More than 79 percent of U.S. rental households have made rent payments as of Feb. 6, according to a just-released report on rent collections from the National Multifamily Housing Council.
According to the study, 79.2 percent of rental households made a full or partial rent payment by Feb. 6, a 1.9 percentage point decrease from the same time period last year and a 2.6 percentage point increase from the same time period last month when 76.6 percent of renters had made payments by Jan. 6.
The payment data was pulled from 11.4 million professionally managed, market-rate rental units across the country that varies widely by size, type and average rental prices. This week’s report is the latest in the series from the NMHC Rent Payment Tracker, an initiative that partners with industry firms Entrata, MRI Software, RealPage, ResMan and Yardi. While the figures represent a large swath of professionally managed rental properties, they do not reflect many single-family and small multifamily rental properties that are less likely to be professionally managed and are more likely to have residents with at-risk wages, according to research from the Joint Center for Housing Studies at Harvard University.
More Assistance Needed
The report comes about six weeks after former President Donald J. Trump signed a $900 billion stimulus package into law that extended the CDC’s eviction moratorium to the end of January and included a $25 billion emergency rent relief fund. It also included $600 stimulus checks and an extra $300 a week in unemployment benefits.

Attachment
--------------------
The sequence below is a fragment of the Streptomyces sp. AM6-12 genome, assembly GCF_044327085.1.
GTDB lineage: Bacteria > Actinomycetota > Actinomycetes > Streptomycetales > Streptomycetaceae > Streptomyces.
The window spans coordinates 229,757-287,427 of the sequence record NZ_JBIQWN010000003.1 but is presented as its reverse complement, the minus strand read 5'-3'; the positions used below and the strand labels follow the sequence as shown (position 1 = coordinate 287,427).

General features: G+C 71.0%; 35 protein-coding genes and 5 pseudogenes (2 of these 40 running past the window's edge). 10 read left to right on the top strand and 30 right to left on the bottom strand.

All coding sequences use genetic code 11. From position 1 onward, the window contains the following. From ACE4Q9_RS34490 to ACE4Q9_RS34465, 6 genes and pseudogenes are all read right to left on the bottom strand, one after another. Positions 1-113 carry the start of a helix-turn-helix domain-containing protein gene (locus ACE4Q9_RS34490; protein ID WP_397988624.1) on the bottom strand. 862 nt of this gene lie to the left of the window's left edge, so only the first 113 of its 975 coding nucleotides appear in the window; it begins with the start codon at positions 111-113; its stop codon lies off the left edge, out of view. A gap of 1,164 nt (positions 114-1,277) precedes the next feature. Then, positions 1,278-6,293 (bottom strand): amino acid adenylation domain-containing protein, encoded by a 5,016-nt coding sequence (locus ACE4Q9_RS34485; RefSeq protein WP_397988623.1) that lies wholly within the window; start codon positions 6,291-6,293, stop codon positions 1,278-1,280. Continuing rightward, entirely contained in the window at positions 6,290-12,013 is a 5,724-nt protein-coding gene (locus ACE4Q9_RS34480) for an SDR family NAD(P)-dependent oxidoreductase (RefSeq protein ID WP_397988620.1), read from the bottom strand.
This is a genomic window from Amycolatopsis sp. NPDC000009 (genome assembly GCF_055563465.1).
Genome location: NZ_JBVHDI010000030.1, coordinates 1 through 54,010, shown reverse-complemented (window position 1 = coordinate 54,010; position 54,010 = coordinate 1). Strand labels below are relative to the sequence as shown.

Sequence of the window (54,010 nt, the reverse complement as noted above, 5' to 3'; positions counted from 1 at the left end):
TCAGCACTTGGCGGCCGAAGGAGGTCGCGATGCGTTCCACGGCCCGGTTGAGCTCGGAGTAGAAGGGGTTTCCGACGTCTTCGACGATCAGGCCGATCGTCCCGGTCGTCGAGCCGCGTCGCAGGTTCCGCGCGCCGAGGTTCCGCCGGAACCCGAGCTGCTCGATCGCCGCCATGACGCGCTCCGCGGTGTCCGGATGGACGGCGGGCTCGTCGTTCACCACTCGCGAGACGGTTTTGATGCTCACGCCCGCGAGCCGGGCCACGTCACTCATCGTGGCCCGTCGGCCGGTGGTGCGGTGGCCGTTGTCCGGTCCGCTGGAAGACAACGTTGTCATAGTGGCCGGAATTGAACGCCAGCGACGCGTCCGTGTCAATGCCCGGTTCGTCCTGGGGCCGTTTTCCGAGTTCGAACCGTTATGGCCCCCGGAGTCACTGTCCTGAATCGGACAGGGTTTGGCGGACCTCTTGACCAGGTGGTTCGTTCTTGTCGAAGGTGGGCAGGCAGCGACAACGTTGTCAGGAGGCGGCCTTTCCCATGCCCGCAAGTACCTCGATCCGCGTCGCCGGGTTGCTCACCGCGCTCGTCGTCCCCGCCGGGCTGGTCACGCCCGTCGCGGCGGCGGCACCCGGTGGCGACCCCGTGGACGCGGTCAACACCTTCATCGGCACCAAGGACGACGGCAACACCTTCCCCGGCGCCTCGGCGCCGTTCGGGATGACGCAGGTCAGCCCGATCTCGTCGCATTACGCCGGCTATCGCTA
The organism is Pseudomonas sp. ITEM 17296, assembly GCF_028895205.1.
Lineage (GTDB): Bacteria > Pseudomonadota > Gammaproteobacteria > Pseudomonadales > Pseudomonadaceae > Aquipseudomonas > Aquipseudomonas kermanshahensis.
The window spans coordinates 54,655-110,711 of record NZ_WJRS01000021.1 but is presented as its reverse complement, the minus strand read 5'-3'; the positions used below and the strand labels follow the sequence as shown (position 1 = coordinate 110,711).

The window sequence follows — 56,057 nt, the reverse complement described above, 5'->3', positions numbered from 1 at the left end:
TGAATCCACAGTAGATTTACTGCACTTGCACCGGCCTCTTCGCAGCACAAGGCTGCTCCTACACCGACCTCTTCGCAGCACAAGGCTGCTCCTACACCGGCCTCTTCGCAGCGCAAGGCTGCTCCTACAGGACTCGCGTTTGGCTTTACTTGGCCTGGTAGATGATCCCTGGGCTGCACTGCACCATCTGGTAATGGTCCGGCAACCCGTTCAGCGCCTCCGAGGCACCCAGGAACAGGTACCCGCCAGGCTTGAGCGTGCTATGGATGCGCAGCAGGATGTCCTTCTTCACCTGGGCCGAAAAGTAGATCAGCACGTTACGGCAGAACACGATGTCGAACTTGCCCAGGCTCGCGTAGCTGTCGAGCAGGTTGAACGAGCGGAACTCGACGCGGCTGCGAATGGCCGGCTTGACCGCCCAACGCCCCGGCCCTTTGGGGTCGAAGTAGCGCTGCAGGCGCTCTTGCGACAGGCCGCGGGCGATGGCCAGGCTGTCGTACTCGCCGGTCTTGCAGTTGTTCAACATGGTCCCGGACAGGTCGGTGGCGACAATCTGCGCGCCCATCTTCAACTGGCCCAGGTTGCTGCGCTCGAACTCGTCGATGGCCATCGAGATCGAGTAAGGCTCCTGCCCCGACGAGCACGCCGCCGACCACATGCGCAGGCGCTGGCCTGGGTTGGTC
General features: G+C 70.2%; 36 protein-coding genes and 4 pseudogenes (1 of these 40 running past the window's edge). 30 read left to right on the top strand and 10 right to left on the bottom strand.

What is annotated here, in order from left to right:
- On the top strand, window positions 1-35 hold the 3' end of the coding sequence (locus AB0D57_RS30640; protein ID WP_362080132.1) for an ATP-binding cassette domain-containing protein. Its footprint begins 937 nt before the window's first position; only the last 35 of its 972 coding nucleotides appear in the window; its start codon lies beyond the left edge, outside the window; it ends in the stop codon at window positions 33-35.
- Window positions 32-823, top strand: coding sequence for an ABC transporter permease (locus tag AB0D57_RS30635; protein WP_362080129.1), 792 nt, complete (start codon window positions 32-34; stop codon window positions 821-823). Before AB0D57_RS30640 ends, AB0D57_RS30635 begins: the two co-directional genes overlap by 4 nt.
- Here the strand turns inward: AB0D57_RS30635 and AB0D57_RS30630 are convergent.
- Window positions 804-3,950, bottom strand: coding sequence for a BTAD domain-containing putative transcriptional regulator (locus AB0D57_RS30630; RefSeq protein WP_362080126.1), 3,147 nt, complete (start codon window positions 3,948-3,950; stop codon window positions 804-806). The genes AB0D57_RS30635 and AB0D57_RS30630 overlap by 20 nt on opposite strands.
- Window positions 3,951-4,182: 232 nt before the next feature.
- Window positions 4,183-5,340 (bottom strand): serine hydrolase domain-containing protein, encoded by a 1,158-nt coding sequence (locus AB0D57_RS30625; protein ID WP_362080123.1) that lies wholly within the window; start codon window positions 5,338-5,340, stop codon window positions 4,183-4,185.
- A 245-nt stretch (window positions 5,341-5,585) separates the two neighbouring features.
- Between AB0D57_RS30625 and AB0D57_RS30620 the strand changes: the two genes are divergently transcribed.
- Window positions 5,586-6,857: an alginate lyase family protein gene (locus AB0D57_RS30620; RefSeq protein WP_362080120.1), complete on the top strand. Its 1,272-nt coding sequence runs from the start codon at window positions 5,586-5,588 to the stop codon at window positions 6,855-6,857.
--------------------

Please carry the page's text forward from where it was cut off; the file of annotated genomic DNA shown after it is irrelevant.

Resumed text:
In one of his first acts after being sworn in as President of the United States on Jan. 21, President Joe Biden signed an executive order calling for the extension of the federal eviction moratorium. The Centers for Disease Control and Prevention announced soon after that the agency would extend the moratorium until March 31. Congress is now considering President Biden’s $1.9 trillion COVID-19 relief bill. Several measures in the bill that could be voted on in the next several weeks would impact renters and the multifamily industry including extending the eviction and foreclosure moratoriums through September, offering $30 billion in emergency rental and utility assistance, issuing $1,400 stimulus checks for qualifying adults, increasing federal weekly unemployment benefits to $400 through September and providing $5 billion in emergency assistance for people experiencing homelessness.
NMHC President Doug Bibby said in prepared remarks the industry remained encouraged by the COVID relief package that was passed at the end of 2020. He called some of the components like the rental assistance, extended unemployment and direct payments “critical support for apartment residents and the nation’s rental housing industry.” But Bibby noted that as the country approaches almost a full year of dealing with the pandemic and recession, more support for renters is needed.
“Estimates of 2020 lost rent alone range from $27 billion to nearly $60 billion, despite the impact of previous federal COVID relief efforts. In the coming days and weeks, we urge members of Congress to pass legislation that directly meets renters’ basic financial hardships, protects the nation’s rental housing industry and efficiently provides funds to those who need is most,” Bibby said in a prepared statement.